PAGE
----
Energy Management and the Collaborative Management Model

While we’ve seen many examples of good practices in energy saving and efficiency initiatives and hear much discussion about the merits of energy management systems (EMS), energy management currently lacks a formal framework that integrates the supply chain and plant lifecycle issues with manufacturing operations and business functions.

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For example, while advanced control and real-time process optimization solutions often include energy consumption as variables for optimization, if the process units themselves were not designed to optimize energy efficiency, much opportunity for saving energy is lost.

Furthermore, automation suppliers are just now beginning to explore the potential energy savings that can be realized by integrating plant electrical control and process control systems. And enterprise solution suppliers have only recently begun to explore how their production management and enterprise asset management (EAM) solutions can be extended to help users measure and manage energy consumption.

As a result, energy management and energy-efficiency initiatives are often incomplete and insufficiently coordinated. This can be very costly for manufacturers, and will only increase as both energy costs and costs associated with carbon emissions rise.

According to an ongoing ARC Advisory Group survey, many end-users have implemented “homegrown” EMS solutions. Clearly, compared to commercial solutions based on industry standards and designed to be both easily configurable and scalable, homegrown solutions tend to be more costly, if not impossible, to support over time. Not surprisingly, most homegrown solutions never grow beyond being point solutions. This situation is regrettable because energy is the second largest expense for industry, and end-users end up paying too much for their often-ineffective homegrown solutions.

Most energy-intensive operations experience considerable variability in energy consumption due to changing operating conditions, equipment degradation, fluctuating market demand and inefficient control strategies. As a result, plants typically use more energy than necessary, yet are unable to improve efficiency because they lack real-time performance information.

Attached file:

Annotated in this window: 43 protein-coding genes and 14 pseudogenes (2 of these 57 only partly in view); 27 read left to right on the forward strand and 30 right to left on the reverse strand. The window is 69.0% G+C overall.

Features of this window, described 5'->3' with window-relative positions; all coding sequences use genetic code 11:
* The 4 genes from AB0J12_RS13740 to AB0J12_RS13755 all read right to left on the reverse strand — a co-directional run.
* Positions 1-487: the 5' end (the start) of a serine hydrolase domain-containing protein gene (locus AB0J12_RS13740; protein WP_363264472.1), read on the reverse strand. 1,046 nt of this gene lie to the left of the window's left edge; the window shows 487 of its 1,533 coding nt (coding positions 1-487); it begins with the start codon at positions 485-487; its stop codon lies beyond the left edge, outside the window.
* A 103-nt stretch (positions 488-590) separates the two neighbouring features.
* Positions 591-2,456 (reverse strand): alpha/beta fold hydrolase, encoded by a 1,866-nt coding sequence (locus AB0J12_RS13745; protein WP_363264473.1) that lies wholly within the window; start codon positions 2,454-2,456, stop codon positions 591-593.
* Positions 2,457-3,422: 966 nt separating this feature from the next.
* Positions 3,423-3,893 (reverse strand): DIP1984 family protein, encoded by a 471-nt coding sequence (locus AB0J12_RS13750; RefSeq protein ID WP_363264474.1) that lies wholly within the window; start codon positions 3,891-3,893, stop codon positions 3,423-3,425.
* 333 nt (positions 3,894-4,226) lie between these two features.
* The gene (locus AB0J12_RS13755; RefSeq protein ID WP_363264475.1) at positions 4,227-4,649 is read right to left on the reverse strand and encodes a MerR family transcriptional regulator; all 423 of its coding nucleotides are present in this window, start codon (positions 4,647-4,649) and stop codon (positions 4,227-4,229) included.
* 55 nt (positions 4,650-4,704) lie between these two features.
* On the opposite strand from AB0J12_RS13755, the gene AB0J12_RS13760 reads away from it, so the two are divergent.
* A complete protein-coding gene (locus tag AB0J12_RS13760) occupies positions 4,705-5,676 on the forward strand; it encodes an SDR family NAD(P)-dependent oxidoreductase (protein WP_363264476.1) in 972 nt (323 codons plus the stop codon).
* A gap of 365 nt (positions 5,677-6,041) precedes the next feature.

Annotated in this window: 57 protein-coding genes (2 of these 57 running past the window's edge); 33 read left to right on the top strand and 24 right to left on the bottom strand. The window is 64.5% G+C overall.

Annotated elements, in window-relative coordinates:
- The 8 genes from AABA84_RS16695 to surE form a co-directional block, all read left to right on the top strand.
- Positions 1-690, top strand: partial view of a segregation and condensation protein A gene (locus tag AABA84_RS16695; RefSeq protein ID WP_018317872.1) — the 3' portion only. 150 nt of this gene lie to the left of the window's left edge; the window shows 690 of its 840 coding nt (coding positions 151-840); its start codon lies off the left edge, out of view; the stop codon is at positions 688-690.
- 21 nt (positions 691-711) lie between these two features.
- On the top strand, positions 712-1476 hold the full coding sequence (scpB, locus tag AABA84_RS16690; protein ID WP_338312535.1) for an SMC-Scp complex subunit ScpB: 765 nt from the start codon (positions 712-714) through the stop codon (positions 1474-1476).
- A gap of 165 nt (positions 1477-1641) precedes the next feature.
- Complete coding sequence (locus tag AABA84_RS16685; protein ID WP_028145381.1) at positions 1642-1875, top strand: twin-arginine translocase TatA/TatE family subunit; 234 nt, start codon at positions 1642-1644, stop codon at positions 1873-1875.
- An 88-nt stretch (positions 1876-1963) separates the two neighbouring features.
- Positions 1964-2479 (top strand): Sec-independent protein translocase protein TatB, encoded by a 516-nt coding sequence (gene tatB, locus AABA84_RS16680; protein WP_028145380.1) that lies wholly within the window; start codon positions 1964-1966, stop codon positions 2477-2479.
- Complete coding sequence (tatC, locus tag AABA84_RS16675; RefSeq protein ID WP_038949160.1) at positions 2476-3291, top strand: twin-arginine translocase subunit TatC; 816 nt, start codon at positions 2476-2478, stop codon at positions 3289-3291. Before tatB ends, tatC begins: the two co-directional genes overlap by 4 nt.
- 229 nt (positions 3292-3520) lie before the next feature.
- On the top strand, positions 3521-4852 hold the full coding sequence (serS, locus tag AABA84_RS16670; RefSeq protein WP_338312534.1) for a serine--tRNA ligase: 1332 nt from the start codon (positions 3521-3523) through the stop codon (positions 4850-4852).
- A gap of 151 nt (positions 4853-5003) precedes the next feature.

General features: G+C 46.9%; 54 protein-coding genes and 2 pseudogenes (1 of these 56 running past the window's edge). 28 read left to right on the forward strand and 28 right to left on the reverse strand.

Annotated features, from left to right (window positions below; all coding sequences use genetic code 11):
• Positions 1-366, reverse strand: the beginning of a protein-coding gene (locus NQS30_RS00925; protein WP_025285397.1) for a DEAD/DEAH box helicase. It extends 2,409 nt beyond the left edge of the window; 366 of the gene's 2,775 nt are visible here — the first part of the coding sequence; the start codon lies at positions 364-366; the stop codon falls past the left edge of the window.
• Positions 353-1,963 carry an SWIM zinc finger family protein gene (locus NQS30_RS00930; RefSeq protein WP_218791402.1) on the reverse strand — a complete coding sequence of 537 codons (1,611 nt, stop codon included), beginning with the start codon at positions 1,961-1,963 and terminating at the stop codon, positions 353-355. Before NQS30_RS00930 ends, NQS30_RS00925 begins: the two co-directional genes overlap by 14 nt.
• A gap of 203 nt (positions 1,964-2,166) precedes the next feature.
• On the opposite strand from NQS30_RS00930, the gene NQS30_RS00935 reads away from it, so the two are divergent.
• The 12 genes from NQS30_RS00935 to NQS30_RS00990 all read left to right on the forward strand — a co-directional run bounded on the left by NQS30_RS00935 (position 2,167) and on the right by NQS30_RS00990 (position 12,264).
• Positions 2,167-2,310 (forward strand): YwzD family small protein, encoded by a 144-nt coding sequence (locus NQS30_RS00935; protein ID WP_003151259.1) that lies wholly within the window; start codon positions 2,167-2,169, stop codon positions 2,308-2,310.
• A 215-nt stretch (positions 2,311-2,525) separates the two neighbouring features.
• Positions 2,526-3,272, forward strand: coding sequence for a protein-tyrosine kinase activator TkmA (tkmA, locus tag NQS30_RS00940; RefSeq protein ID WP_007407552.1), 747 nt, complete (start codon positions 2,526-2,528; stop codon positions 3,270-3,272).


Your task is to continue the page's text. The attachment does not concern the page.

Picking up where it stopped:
The ultimate energy efficiency of the production and energy generation processes begins with conceptual equipment and process design. Heat recovery and heat integration at the equipment-, plant-, and site-wide levels should be taken into account, along with product packaging and recycling. Energy-efficient equipment, such as variable speed drives and more efficient pumps and motors, can reduce energy consumption to a significant degree over the long-term plant lifecycle.

Monitor and optimize

In daily operations, energy usage should be monitored, and for complex processes, optimized in close to real time. In this domain, process operations and control are intimately connected. Most energy-intensive operations, such as those found in a refinery or chemical plant, experience considerable variability in the consumption of energy due to changing operating conditions, equipment degradation and fluctuating market conditions, plus poorly tuned control loops, inappropriate control strategies and/or lack of process optimization. When real-time information is not available, or if control applications are not easily maintainable or adaptable, plants use more energy than necessary.

Users need an adaptive implementation framework for energy management that coordinates initiatives in different domains across different time scales, with a strategy, a management system and competence centers for sharing best practices.

Florian Güldner, fgueldner@arcweb.com, is Automation Analyst; David Humphrey, dhumphrey@arcweb.com, is Director of Research, Europe; and Valentijn de Leeuw, vdeleeuw@arcweb.com, is Director of Consulting; at ARC Advisory Group Inc., in Dedham, Mass.

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